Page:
DETERMINATION OF DEATH / INFORMED CONSENT

Assignment #3
November 25, 2019
Approximately 40 – 50% of all hospital employees work in the department of nursing. o True o False
November 25, 2019

Description

Please read and watch the video to answer those questions below thank you. https://www.youtube.com/watch?v=WdGqUeIJVes BIO 603 3 17 18
https://www.youtube.com/watch?v=GWpHn2_a-eU&t=295s BIO 603 CONSENT 4 6 19
(ERD 24, 25, 26, 27, 28, 55, 59, 61, 62)

  1. In compliance with federal law, a Catholic health care institution will make available to patients information about their rights, under the laws of their state, to make an advance
    directive for their medical treatment. The institution, however, will not honor an advance directive that is contrary to Catholic teaching. If the advance directive conflicts with Catholic teaching, an explanation should be provided as to why the directive cannot be honored.
  2. Each person may identify in advance a representative to make health care decisions as his or her surrogate in the event that the person loses the capacity to make health care decisions. Decisions by the designated surrogate should be faithful to Catholic moral principles and to the person’s intentions and values, or if the person’s intentions are unknown, to the person’s best interests. In the event that an advance directive is not executed, those who are in a position to know best the patient’s wishes—usually family members and loved ones—should participate in the treatment decisions for the person who has lost the capacity to make health care decisions.
  3. The free and informed consent of the person or the person’s surrogate is required for medical treatments and procedures, except in an emergency situation when consent cannot be obtained and there is no indication that the patient would refuse consent to the treatment.
  4. Free and informed consent requires that the person or the person’s surrogate receive all reasonable information about the essential nature of the proposed treatment and its benefits; its risks, side-effects, consequences, and cost; and any reasonable and morally legitimate alternatives, including no treatment at all.
  5. Each person or the person’s surrogate should have access to medical and moral information and counseling so as to be able to form his or her conscience. The free and informed health care decision of the person or the person’s surrogate is to be followed so long as it does not contradict Catholic principles.
  6. Catholic health care institutions offering care to persons in danger of death from illness,
    accident, advanced age, or similar condition should provide them with appropriate opportunities to prepare for death. Persons in danger of death should be provided with whatever information is necessary to help them understand their condition and have the opportunity to discuss their condition with their family members and care providers. They should also be offered the appropriate medical information that would make it possible to address the morally legitimate choices available to them. They should be provided the spiritual support as well as the opportunity to receive the sacraments in order to prepare well for death.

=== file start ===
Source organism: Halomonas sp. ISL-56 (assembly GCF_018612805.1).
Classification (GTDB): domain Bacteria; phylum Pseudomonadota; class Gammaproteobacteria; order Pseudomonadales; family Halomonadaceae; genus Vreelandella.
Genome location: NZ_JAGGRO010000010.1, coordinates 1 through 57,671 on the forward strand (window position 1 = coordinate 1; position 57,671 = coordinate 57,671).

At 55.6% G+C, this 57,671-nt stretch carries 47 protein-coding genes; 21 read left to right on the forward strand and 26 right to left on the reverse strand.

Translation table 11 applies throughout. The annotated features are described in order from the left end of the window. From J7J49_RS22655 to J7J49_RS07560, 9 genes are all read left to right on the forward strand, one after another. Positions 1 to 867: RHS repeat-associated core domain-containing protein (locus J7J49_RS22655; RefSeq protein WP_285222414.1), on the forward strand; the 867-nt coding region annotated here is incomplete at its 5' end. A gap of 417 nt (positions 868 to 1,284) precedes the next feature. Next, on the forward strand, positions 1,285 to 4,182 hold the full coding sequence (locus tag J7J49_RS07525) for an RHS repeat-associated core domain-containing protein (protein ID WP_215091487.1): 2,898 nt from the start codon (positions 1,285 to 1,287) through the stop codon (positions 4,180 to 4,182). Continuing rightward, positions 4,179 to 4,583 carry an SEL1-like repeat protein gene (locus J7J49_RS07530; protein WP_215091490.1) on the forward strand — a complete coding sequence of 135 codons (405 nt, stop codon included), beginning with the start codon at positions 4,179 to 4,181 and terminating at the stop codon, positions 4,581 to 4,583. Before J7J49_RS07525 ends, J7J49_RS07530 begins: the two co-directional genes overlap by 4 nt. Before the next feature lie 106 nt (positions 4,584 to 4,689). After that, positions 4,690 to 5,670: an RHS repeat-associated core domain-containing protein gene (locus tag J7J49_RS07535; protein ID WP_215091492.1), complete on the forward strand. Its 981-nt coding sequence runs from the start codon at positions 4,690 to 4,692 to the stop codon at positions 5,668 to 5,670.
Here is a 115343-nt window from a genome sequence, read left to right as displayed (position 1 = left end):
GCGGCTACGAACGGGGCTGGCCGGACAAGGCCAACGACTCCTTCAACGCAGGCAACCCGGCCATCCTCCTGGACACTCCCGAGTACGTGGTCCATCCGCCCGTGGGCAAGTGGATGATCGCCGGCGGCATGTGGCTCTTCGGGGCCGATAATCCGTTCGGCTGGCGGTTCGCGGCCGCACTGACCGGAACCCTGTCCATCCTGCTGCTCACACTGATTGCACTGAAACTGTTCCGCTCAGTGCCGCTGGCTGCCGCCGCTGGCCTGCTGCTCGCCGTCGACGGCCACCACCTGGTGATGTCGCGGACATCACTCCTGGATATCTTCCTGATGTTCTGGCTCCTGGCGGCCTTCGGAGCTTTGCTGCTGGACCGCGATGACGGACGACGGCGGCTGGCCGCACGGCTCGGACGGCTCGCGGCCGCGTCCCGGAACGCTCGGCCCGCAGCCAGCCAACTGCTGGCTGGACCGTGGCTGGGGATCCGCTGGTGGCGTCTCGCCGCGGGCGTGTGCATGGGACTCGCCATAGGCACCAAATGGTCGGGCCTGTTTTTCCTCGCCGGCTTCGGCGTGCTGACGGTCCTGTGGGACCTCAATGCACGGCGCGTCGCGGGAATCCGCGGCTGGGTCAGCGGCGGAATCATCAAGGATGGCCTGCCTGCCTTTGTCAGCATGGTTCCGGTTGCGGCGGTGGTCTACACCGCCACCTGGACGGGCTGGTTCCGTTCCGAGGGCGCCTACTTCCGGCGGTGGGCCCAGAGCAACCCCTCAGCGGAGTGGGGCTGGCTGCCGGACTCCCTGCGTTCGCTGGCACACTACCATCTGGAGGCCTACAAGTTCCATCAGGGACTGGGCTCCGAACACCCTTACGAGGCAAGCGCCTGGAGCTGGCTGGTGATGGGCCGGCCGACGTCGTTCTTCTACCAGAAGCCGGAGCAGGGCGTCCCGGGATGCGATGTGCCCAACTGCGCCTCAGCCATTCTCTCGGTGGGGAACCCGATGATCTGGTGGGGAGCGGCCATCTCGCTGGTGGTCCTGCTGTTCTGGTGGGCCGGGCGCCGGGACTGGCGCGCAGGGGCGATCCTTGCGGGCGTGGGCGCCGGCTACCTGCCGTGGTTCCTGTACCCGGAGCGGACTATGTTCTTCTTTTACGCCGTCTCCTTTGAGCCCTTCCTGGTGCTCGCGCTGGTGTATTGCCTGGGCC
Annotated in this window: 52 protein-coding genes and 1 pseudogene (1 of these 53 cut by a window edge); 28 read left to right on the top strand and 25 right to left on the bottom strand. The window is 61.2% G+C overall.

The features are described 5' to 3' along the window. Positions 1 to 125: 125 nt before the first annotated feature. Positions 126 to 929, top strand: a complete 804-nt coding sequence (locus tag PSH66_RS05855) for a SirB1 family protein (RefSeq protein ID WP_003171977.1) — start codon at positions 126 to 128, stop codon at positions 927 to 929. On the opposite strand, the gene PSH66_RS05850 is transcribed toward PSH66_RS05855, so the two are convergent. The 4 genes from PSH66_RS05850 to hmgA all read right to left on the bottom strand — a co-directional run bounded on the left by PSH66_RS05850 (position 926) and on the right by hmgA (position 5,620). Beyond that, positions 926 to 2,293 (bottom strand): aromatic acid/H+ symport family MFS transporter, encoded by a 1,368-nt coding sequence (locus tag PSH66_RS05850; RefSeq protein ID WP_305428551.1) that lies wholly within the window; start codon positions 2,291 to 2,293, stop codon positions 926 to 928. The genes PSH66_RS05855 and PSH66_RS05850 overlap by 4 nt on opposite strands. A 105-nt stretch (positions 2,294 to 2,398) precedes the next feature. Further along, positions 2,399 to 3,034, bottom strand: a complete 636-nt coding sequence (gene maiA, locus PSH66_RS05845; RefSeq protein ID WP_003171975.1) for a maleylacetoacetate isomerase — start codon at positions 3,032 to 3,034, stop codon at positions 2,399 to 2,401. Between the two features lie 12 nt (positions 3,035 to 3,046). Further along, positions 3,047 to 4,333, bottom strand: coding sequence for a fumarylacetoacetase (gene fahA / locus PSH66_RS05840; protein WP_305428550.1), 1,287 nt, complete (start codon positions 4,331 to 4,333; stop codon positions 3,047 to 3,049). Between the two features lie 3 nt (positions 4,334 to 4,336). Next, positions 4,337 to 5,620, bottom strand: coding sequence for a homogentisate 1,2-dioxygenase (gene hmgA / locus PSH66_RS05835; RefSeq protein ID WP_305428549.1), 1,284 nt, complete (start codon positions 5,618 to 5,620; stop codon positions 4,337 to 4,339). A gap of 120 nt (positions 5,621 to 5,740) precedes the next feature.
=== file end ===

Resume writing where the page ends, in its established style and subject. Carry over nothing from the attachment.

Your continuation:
7. The free and informed judgment made by a competent adult patient concerning the use or withdrawal of life-sustaining procedures should always be respected and normally complied with, unless it is contrary to Catholic moral teaching.
  8. Patients should be kept as free of pain as possible so that they may die comfortably and
    with dignity, and in the place where they wish to die. Since a person has the right to prepare for his or her death while fully conscious, he or she should not be deprived of consciousness without a compelling reason. Medicines capable of alleviating or suppressing pain may be given to a dying person, even if this therapy may indirectly shorten the person’s life so long as the intent is not to hasten death. Patients experiencing suffering that cannot be alleviated should be helped to appreciate the Christian understanding of redemptive suffering.
  9. The determination of death should be made by the physician or competent medical authority in accordance with responsible and commonly accepted scientific criteria.
  10. Uniform Determination of Death Act (UDDA):
    a. How this law was created
    b. Legal definition of death, describe
  11. Define dying within context of faith, basic principle about human life
  12. Elaborate on Pain Management / Relief.
  13. Pain and suffering. Explain difference
  14. Diagnosis / prognosis: define both.
  15. Ordinary / Extraordinary means of life support. Explain and bioethical analysis
  16. Killing or allowing to die? Define both and explain which one is ethically correct and why?
  17. Catholic declaration on life and death; give a summary of this document: https://ecatholic-sites.s3.amazonaws.com/17766/documents/2018/11/CDLD.pdf
  18. What is a free and informed consent from the Catholic perspective?
  19. Define Proxi, Surrogate
  20. Explain:
    a. Advance Directives
    b. Living Will
    c. PoA / Durable PoA
    d. DNR

Sample Solution

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